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PURPLE PASSION, MAROON HEART

A Big Sandy Pioneer forever and a legend of 9C basketball, MSU-Northern senior Corbin Pearson has given his heart and soul to the Lights for the last five years. And for nearly a decade, his family, Havre and the Hi-Line have all had a front row seat to see it.

When it comes to basketball in the city of Havre, people know about the Montana State University-Northern Lights. And they know about the District 9C tournament that is played out every February inside the Havre High gymnasium.

And Montana State University-Northern senior Corbin Pearson knows about both, too — because he’s achieved the highest level of success on both stages.

Pearson came to MSU-N five years ago after an ultra-successful run at Big Sandy High School. His run with the Pioneers included a Class C state championship his senior year under the great Roy Lackner, four District 9C championship games and three straight 9C titles.

Needless to say, 9C week is special to Pearson, a senior captain for the Lights, just like the Pioneers are special to him.

“When I was choosing where to go to school, there were a lot of factors that played into it,” Pearson, who’s averaged 10 points and five rebounds per game over his four-year career with the Lights, said. “But coming from Big Sandy was a big part of why I chose Northern. I’ve always been part of a family that’s very close. We are a very tight family. My grandparents were there, my dad, everybody, so it just made sense for me to stay close to home so everybody could see me play, and we could continue to be the close family that we are.”

The Pearson clan is indeed tight. And through Corbin’s four years of high school, they watched as the 6-6 star athlete helped the Pioneers rise to Class C fame. The town of Havre saw it, too, as each and every February of his high school career, Pearson was able to play Saturday night at the 9C tournament — something that every Hi-Line basketball player covets.

Now, five years removed from high school, the town of Havre is still watching Pearson play. He’s been a rock solid player for the Lights since his red-shirt freshman year, and he’s already a two-time Frontier All-Conference performer, who will be a three-timer by the time this season is over. And, while he didn’t foresee it when he chose to sign with head coach Shawn Huse and the Lights after the Pioneers won the 2010 Class C state title, Havre is another reason why Pearson says his decision to attend Northern was the right one for him, and for his family.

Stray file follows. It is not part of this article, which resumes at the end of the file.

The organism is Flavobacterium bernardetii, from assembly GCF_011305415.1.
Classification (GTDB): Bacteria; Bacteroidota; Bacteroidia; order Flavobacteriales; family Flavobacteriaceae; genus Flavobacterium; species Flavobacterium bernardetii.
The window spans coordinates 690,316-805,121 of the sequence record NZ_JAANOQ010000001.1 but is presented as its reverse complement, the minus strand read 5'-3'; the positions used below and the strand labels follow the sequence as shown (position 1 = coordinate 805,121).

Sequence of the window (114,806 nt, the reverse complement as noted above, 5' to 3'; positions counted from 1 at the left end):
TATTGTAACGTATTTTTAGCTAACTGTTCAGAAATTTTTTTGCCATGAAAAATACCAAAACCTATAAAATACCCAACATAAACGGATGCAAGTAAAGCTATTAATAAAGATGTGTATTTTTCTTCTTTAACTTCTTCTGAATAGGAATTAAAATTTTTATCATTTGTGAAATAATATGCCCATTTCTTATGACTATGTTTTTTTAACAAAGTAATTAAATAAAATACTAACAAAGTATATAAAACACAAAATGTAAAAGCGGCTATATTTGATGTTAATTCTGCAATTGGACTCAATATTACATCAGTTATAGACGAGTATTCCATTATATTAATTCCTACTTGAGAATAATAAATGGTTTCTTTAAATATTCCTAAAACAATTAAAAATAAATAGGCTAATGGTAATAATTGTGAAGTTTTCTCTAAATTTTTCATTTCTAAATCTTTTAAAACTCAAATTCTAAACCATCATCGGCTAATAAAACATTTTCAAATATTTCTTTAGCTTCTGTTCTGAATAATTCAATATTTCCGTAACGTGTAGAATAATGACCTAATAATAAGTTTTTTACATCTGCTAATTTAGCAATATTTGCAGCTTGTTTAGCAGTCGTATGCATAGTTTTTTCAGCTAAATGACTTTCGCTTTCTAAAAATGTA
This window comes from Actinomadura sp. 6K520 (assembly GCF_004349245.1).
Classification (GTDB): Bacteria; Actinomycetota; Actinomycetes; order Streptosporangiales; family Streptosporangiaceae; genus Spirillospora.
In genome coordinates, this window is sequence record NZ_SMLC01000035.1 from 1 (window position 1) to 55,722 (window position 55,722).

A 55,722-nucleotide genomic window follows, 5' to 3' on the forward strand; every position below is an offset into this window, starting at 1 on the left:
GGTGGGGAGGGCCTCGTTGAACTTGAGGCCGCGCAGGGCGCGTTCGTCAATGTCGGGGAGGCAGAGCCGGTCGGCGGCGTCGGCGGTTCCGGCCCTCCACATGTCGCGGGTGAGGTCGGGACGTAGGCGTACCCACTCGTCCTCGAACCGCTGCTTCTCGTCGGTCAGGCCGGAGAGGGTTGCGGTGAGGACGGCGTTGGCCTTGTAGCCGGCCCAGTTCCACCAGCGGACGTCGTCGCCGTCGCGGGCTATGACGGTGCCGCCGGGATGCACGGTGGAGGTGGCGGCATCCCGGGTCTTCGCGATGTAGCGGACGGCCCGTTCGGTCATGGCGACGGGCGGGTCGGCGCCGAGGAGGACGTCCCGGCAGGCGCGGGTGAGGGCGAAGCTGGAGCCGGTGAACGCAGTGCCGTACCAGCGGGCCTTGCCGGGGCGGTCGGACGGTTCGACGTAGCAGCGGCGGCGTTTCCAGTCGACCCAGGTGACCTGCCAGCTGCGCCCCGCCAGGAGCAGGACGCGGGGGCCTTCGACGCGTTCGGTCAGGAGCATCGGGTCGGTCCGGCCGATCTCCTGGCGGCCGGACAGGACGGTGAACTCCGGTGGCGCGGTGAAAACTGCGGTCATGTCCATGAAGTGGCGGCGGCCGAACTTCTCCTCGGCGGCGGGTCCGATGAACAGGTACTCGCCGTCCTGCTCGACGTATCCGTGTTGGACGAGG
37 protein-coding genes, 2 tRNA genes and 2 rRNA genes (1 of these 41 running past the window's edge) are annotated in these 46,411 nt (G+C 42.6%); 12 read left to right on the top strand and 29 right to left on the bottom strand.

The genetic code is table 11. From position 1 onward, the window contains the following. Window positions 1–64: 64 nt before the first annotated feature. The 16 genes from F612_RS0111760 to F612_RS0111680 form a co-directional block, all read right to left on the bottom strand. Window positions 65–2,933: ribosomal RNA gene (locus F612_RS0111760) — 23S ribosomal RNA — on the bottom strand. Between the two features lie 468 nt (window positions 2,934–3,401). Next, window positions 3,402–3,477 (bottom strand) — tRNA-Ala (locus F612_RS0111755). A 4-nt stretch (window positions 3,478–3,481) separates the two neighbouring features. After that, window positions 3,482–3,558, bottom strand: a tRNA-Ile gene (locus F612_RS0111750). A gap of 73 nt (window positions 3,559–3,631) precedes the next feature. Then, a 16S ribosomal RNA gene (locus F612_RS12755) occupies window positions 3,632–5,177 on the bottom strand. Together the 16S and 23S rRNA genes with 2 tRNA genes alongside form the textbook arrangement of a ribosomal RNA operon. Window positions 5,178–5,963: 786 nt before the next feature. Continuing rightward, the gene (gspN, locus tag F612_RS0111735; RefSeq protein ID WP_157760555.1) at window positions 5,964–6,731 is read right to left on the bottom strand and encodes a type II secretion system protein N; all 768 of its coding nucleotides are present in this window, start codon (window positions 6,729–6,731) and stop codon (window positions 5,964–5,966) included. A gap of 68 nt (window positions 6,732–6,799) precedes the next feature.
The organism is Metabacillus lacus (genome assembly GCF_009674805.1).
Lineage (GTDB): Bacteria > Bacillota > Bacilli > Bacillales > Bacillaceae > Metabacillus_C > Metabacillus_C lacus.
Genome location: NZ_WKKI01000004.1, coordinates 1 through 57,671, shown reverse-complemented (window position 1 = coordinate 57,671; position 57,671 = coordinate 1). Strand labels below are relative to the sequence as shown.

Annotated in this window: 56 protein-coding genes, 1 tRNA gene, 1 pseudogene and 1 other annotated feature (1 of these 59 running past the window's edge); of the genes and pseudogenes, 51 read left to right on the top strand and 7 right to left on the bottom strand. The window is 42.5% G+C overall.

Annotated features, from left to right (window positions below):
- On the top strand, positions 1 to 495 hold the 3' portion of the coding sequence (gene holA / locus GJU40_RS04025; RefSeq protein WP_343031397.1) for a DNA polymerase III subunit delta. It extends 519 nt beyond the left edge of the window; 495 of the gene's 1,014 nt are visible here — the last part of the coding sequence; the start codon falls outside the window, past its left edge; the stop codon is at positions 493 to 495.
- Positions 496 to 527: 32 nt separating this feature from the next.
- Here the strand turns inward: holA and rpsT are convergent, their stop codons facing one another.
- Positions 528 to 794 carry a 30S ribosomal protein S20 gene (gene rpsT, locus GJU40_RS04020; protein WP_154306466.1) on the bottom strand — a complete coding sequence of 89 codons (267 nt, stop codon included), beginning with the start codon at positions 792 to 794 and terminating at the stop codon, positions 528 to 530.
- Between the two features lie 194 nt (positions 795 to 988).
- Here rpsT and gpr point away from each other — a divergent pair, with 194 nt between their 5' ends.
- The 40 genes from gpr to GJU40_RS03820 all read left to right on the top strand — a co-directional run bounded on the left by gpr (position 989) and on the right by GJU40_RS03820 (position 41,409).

“I’ve realized in my time at Northern, that Havre is just like Big Sandy,” Pearson said. “Just like when you play sports in Big Sandy, the community support here in Havre is unbelievable. I will never be able to thank the people of Havre and the fans of Northern enough for what they’ve done for me and what they do for our team. Our fans, and the people here are the best there is. Kyle (Leeds) isn’t lying when he announces before every game that the (Armory) is home to the finest fans in the Frontier (Conference). It’s so true. The community support here, and the support I’ve been given throughout my career, it’s just incredible.”

And Pearson’s run with the Lights has been incredible. Since he started playing for real, the Lights have gone to three straight NAIA national tournaments, and have won 20 or more games in each of his first three seasons at MSU-N. He’s had the ultimate highs in team success at Northern, and he’s achieved great personal success as well.

“I’ve been blessed, both in high school, and at Northern, to always have great teammates, great players to play with and great coaches,” Pearson said. “I’ve been able to accomplish a lot for myself, but what I feel the most is how lucky I am to have played with so many great guys and to have played for such great coaches. Those are relationships and friendships I’ll have forever, and that’s what I’ll always remember the most, more than the wins or the personal success I’ve had.”

“We have always felt extremely fortunate that he picked us and how he thought everything through,” Huse said. “He was one of the highest touted recruits in our state his senior year. He had made a great name for himself among college coaches through the work he did in summer basketball ... particularly in the country's largest compilation of tournaments (Las Vegas). He played great against some great national competition. He chose us for the right reasons ... family, degree (business), fantastic support, and great, consistent basketball tradition. He made it clear that he was impressed with our consistency in recruiting him, and the level that our basketball program was at ... and that he wanted to help take us to another level, and he has certainly accomplished that.

“He and his families’ presence at every MSU-Northern function will be missed,” Huse continued. “Their enthusiastic presence at almost every game we have played the past four years has been outstanding and greatly appreciated by our players and coaches alike. And not just home games, they have been everywhere from deep in the heart of Canada clear down to Arizona. Heck, Robin (Pearson) has been there to help us with two bus breakdowns. Talk about a team of Northern supporters.”

And Pearson’s family is a big part of what has made his time at Northern so special. He said that now that his time as a Light is winding down, he’s started to really realize all he’s been through and what he's achieved, and having his family there to see it all has meant more to him than most people could ever imagine.

“It’s hard to put into words,” he said. “But basically, it’s been a great ride, and my family has been there through it all and that’s very special. I have so many people come to watch me play, and at this point, when I step on the court, I just know they’re all there watching and supporting me. That has really helped me a lot through the years, because playing college basketball at a four-year university is tough. It’s a long way from basketball at the Class C level.